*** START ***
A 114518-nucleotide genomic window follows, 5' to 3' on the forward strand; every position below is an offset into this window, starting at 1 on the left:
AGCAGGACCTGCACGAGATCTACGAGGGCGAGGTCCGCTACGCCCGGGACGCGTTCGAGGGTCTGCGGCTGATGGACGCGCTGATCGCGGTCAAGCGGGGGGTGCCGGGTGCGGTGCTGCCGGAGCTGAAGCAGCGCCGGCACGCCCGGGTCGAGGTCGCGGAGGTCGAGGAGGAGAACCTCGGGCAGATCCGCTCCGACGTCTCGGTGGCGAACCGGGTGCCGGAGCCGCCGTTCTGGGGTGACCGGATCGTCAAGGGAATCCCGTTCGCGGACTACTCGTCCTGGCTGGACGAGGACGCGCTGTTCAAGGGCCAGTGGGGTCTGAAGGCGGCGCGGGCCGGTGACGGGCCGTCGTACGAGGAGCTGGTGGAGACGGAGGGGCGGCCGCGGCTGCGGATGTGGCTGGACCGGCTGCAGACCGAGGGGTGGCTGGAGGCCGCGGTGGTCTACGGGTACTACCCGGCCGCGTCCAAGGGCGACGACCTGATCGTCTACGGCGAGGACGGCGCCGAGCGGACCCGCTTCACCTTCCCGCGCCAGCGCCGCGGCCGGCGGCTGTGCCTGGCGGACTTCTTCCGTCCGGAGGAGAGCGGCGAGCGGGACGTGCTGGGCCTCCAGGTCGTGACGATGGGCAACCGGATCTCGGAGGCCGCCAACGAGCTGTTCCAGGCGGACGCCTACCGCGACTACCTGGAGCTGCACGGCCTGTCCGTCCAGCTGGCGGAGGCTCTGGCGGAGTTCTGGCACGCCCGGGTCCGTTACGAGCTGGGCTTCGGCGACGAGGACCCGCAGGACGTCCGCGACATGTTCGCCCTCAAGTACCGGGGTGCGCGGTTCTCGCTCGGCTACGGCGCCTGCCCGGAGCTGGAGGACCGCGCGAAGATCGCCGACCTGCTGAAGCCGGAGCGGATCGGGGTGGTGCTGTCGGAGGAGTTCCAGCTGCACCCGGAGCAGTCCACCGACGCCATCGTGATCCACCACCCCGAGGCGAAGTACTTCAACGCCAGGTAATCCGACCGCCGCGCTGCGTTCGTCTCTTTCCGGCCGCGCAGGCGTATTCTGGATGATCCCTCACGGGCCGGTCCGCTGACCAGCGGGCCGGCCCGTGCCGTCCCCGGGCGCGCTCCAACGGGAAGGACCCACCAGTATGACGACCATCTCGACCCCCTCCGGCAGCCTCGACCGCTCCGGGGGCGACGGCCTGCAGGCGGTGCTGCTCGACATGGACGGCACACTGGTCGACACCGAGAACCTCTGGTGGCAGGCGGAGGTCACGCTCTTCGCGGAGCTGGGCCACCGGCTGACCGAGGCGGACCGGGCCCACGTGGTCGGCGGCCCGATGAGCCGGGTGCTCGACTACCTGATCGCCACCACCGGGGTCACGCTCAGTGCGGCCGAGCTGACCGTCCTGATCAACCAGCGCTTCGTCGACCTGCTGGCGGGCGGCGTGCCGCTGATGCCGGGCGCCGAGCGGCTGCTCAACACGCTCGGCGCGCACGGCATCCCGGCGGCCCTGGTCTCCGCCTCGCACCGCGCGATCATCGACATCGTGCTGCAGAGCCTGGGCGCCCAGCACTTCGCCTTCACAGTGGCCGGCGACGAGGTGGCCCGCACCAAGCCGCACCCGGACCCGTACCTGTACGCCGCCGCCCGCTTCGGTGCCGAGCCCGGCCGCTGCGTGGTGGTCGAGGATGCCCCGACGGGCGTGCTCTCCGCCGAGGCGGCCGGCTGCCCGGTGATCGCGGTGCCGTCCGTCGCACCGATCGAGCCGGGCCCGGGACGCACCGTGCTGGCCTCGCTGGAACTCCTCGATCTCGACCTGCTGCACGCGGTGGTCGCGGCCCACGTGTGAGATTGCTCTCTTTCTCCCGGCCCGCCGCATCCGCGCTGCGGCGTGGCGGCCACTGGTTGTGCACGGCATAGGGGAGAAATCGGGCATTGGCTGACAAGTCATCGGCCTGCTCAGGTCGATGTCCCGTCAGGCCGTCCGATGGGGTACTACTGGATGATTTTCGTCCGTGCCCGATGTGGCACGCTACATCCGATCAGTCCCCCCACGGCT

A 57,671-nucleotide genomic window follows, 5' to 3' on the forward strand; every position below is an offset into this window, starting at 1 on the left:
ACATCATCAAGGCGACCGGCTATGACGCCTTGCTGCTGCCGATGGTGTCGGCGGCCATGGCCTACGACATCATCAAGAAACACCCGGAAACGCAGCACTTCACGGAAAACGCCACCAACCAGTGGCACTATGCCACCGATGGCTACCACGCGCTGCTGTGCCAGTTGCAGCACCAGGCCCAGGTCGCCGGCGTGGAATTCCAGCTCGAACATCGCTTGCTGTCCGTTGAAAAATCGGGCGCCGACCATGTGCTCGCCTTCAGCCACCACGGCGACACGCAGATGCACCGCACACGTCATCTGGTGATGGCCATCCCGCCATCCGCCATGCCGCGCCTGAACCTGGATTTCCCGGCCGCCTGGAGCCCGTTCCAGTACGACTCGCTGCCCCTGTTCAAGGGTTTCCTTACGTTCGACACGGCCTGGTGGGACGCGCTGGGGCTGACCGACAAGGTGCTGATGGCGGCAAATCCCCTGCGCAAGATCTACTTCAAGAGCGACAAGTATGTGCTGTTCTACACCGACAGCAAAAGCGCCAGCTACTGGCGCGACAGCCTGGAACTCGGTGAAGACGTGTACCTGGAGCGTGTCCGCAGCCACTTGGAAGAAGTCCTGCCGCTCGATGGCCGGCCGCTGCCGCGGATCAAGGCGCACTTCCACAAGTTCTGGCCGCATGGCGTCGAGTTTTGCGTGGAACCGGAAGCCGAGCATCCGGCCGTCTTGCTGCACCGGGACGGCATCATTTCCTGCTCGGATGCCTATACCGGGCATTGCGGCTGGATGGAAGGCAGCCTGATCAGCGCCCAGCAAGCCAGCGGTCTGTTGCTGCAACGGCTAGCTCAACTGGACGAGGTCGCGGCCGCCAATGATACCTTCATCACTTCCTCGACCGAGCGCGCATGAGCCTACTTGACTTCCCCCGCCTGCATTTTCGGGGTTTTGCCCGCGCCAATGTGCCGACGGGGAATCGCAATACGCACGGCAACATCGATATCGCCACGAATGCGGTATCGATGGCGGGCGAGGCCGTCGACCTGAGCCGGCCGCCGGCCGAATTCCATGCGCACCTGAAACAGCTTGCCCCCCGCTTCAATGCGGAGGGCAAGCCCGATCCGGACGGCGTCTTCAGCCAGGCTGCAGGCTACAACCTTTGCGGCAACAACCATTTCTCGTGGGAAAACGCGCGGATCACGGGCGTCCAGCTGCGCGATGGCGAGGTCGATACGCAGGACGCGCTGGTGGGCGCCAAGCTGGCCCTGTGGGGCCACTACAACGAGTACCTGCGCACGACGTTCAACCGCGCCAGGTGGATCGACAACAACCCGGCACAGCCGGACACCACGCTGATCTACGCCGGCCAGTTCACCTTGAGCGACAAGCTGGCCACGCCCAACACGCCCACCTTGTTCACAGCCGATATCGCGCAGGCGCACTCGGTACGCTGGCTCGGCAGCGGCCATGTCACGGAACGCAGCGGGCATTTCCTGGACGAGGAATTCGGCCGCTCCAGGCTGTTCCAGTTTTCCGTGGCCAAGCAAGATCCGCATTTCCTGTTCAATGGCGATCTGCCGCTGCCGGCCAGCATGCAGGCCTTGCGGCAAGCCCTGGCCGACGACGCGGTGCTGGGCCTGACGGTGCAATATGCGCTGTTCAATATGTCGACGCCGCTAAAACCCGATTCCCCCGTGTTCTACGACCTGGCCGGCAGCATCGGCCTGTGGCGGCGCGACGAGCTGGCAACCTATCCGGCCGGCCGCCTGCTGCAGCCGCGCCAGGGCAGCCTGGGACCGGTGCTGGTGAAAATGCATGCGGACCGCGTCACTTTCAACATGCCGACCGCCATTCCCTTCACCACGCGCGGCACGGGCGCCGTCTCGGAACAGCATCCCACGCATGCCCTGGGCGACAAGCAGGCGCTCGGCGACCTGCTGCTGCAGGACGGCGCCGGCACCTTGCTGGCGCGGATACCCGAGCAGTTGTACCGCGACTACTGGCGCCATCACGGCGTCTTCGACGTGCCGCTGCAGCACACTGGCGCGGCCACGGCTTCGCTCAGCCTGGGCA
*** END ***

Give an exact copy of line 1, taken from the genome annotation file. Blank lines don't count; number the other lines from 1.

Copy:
A 114518-nucleotide genomic window follows, 5' to 3' on the forward strand; every position below is an offset into this window, starting at 1 on the left: